The Jamaat-e-Islami, encouraged after enforcing December 4 hartal, seeks to drive the whole opposition to launch a tougher anti-government movement.
The party made the hartal a "success" with the BNP and other small partners of the18-party alliance supporting it, Jamaat leaders said. It has now been convincing those parties to pressurise the main opposition BNP to prepare for street agitations demanding release of Jamaat's top leaders facing war crimes trial.
This strategy of Jamaat worked ahead of the hartal, sources in the parties, including Islamic Party, National Peoples Party, Khelafat Majlish and Bangladesh Labour Party, said. Their spontaneous support to the hartal had compelled the BNP to extend its moral backing.
BNP's "go slow" policy had annoyed the alliance's other partners who wanted immediate action to force the government to fulfil their demands, including the restoration of the caretaker government system, some members of the alliance told The Daily Star.
And Jamaat took the advantage of this situation. It expressed solidarity with those parties to drum up support for its cause.
On December 3 at the secretary general's meeting of the alliance at the BNP's Naya Paltan office, Jamaat brought up its plan to enforce a dawn-to-dusk hartal the following day. At that time the majority of the alliance instantly extended their support to Jamaat.
But the BNP took ten hours to announce that it was on Jamaat's side.
"The Dec 4 hartal proved that Jamaat is alone capable of holding any programme successfully at any time," Jashim Uddin Sarker, legal affairs secretary of Jamaat, said.
That was the first such move taken by Jamaat in the last four years.
Jammat was making moves in its own way, Jashim said.
Jamaat activists across the country were prepared for today's eight-hour road block programme intended to show their strength, some party leaders said.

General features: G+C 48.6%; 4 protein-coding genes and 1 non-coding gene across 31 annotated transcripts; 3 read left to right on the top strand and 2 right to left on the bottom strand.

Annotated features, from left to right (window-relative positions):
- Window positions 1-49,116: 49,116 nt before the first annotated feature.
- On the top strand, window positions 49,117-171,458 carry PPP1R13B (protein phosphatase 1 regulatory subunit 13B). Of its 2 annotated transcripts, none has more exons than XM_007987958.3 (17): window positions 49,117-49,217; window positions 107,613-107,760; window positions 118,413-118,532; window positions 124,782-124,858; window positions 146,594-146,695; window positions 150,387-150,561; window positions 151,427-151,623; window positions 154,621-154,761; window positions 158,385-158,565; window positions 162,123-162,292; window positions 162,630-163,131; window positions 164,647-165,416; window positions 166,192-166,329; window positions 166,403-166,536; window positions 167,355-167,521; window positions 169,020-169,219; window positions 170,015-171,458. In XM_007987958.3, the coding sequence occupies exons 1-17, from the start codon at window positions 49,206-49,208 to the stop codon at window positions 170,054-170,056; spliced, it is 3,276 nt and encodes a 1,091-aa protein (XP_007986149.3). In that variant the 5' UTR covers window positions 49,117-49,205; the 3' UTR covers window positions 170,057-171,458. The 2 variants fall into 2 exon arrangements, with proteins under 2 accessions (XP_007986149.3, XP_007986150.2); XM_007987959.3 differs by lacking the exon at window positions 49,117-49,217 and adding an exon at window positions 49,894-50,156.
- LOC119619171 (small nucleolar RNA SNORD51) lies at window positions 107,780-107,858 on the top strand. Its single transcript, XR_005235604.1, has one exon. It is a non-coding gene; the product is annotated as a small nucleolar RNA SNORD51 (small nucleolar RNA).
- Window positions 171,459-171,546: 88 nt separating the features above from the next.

Whenever Jamaat took to the streets or held any protest, it was strongly resisted or harassed by the law enforcers, Shaikh Shawkat Hossain Nilu, chief of the National Peoples Party (NPP), said.
But Jamaat in a programme held by the alliance can easily raise its demand for the release of its detained leaders, a Liberal Democratic Party leader said whishing not to be named. Jammat has all support from the small parties and so it is using them to get BNP's backing for a hardline stance, he added.
Talking to The Daily Star, a number of leaders of the BNP-led 18-party alliance echoed this view.
Jamaat at the alliance's chairman-level meeting on December 6 also requested BNP Chairperson Khaleda Zia to take a hardline stance against the government, said Islamic Party Chairman Abdul Mobin who was present there.
"In response, Khaleda expressed her sympathy for Jamaat and said they would go for tougher programmes like hartal and blockade if the government did not meet their demands."
Many parties in the alliance thought that the opposition should launch a protest programme now, said the NPP chief Nilu.
The BNP, however, was not yet ready for such action, he said, and it had support from the Liberal Democratic Party and the Bangladesh Jatiya Party in this case.